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The Trump administration is investigating Google. Good luck pinning the giant down.

It’s hard to regulate Big Tech

- October 25, 2020

On Tuesday, the Trump administration announced a major new investigation of Google, accusing the U.S. tech company of unlawfully protecting its monopoly power. Specifically, the Department of Justice alleged that Google struck agreements with device and software manufacturers — including Apple — to pre-install its search engine as a default (and sometimes the exclusive default) on phones and in Web browsers, making it hard for other search engines to compete.

This is the broadest U.S. investigation of a technology company in over 20 years, since the government took action against Microsoft. Since then, European and U.S. regulators have lost some big cases against tech firms and imposed only minimal fines for misconduct in other cases. After all, for companies worth hundreds of billions of dollars, a fine of a few billion dollars may not do much to change behavior.

So will things be different this time? My research suggests there are reasons it’s hard for regulators to pin down technology companies like Google.

Big Tech is hard to regulate

In a new article, I draw an analogy between tech companies and the two-faced Roman god Janus. Indeed, tech companies can have many faces — and this makes it much easier for them to slip through the cracks in the regulatory system. Monopoly and antitrust laws work best when they can identify the precise market that a company is operating in. But these laws can’t easily target technology platforms that work across many markets.

My research shows how Google has depicted itself simultaneously as a search company, an advertising company, a media company and a telecommunications company. This makes tech giants look less powerful than they are. If you look at them market by market, rather than as a whole, they can look like small fish in big ponds.

This isn’t Big Tech’s only advantage. While these companies have users all over the world and often depict themselves as democratizing global media, they are typically headquartered in just two countries, the United States and China. This means other governments that might be concerned about the impact of Facebook on their elections, say, have limited jurisdiction to do anything. Furthermore, even though social media platforms play a central role in public debate and sometimes claim regulating them would erode free speech, they have limited legal liability, if any, for images and content that appear on their sites. These platforms often host marketplaces for others, while also selling their own products, generating powerful lock-in effects.

It’s Google’s lock-in effects that caught the attention of the Justice Department. Facebook took a similar approach, using data from its external advertising service for news websites to secure exclusive distribution contracts with media companies. Columbia law professor Lina Khan argues that Amazon uses consumer purchase data on other brands on its site to precision engineer its own products to outsell them. (Amazon’s founder and chief executive, Jeff Bezos, is also the owner of The Washington Post.)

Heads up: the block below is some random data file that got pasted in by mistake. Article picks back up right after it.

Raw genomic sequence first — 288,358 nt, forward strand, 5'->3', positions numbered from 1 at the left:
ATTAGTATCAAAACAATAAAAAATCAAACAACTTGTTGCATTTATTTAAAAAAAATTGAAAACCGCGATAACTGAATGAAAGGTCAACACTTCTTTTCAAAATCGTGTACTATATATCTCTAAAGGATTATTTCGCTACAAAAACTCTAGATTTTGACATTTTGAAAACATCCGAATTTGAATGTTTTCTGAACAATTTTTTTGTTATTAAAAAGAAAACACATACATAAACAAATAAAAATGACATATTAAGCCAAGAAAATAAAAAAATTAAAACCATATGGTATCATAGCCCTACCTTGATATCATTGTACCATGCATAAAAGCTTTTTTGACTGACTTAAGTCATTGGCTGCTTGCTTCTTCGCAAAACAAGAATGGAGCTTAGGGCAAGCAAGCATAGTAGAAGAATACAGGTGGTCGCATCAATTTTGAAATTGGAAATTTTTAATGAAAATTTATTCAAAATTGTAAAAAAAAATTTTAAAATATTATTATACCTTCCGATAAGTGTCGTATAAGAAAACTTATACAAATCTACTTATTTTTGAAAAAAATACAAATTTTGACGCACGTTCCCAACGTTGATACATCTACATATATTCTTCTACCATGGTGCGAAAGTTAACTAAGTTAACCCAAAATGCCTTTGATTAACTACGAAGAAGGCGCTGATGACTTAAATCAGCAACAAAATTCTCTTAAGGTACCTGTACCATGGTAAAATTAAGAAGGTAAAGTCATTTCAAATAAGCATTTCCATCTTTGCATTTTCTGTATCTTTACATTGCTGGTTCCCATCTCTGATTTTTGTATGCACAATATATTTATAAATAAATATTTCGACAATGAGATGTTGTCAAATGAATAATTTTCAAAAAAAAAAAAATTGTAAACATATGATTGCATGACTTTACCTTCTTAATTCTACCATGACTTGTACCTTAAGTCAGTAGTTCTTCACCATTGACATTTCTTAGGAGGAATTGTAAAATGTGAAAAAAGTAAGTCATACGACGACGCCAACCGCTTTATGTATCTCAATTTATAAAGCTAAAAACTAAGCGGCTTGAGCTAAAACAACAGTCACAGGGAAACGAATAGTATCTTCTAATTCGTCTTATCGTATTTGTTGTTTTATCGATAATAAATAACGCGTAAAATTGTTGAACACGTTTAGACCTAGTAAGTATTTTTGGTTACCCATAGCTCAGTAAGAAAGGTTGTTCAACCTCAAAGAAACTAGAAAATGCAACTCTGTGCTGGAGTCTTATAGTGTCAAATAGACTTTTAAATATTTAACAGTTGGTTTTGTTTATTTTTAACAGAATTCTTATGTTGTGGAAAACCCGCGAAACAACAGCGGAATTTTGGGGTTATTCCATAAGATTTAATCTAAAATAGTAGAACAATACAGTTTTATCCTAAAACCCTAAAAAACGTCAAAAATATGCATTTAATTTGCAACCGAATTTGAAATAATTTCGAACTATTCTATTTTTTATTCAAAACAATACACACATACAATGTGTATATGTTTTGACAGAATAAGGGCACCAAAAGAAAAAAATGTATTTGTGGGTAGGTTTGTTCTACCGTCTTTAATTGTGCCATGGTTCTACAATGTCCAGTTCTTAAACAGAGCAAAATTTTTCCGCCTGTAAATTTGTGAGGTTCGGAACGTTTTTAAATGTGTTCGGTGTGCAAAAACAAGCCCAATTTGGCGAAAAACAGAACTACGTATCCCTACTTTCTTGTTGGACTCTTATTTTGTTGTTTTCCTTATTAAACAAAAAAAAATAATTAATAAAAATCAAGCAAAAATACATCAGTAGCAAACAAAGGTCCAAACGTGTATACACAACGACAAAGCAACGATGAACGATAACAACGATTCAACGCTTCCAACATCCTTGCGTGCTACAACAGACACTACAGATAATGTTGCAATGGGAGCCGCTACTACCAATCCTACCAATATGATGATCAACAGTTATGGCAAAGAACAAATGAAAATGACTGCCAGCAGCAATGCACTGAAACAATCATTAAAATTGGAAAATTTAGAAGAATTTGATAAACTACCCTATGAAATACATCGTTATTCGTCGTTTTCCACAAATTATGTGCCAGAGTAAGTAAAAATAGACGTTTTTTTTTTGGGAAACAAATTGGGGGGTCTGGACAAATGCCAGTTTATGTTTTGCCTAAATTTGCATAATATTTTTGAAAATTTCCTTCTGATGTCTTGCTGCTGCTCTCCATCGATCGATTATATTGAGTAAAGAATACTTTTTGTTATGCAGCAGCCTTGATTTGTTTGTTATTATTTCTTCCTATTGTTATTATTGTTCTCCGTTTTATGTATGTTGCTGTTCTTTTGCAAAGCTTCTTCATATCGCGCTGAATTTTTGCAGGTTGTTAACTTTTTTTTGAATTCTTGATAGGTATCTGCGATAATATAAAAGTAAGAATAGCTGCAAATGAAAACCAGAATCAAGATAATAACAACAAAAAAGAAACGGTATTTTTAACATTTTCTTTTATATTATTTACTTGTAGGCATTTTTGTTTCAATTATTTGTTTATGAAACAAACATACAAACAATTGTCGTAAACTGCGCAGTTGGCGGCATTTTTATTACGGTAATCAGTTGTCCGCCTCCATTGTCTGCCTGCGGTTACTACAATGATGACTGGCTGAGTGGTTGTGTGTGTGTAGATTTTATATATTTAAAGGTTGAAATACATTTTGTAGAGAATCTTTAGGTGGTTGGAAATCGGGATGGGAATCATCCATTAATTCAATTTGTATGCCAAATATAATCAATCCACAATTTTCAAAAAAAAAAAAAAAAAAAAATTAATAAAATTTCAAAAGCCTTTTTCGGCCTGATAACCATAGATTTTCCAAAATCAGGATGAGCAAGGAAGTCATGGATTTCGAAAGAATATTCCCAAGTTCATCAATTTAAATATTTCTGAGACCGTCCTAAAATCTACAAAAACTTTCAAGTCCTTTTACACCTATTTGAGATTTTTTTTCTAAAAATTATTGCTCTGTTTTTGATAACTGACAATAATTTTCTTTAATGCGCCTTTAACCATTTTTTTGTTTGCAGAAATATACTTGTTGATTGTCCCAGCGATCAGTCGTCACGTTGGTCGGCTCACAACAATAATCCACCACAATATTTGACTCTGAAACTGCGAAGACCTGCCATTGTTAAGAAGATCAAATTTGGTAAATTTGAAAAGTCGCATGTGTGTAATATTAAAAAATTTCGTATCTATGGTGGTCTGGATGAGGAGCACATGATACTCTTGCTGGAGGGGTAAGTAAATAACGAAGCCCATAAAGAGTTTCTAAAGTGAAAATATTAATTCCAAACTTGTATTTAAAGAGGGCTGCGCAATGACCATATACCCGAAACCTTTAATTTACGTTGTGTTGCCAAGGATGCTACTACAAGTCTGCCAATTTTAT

This has led some policymakers and scholars to call for “structural separation,” or a ban on companies operating as players in their own marketplaces. India recently introduced legislation to this effect for online retail, forcing Amazon and local competitor Flipkart to pull their own products from their websites. The new U.S. investigation doesn’t propose any remedies, but separation is one possible outcome.

Antitrust law is changing

The new investigation may signal more active antitrust enforcement in the United States and not just toward the technology sector. Scholars have documented how U.S. monopoly regulators have moved away from challenging existing monopolies and prioritized preemptive scrutiny of mergers that might bring monopolies into being. Influenced by the work of conservative legal scholars such as onetime Supreme Court nominee Robert Bork, American courts and regulatory officials have focused on how proposed mergers would affect prices for consumers, rather than broader public interest issues such as fairness, which antitrust law previously considered.

However, it’s hard to apply these price standards to technology companies. Very often, tech platforms are free for users. Prices for advertisers are set in individual markets according to secret algorithms. And, research shows, tech platform companies are better able to resist pressure from government because they can combine their market influence with other forms of political influence to push back.

This has led some scholars to argue that a new era means it’s time for a different approach, harking back to Theodore Roosevelt’s claim in 1910 that the railroad and oil trusts of the Gilded Age posed a threat to democracy, not just to the economy. Returning to that approach, as some scholars call for, would reverse the changes wrought by Bork and others, making it possible to regulate for a wider range of public interest goals.

However, such calls are not yet shaping antitrust enforcement in practice. While the new lawsuit against Google represents a shift away from narrow merger scrutiny, accusing a dominant company of abusing its power, it still focuses on the economic harms caused by lack of competition.

Maha Rafi Atal is a postdoctoral research fellow at the Copenhagen Business School, where she researches the political economy of corporate power, and a former business journalist. She tweets at @MahaRafiAtal.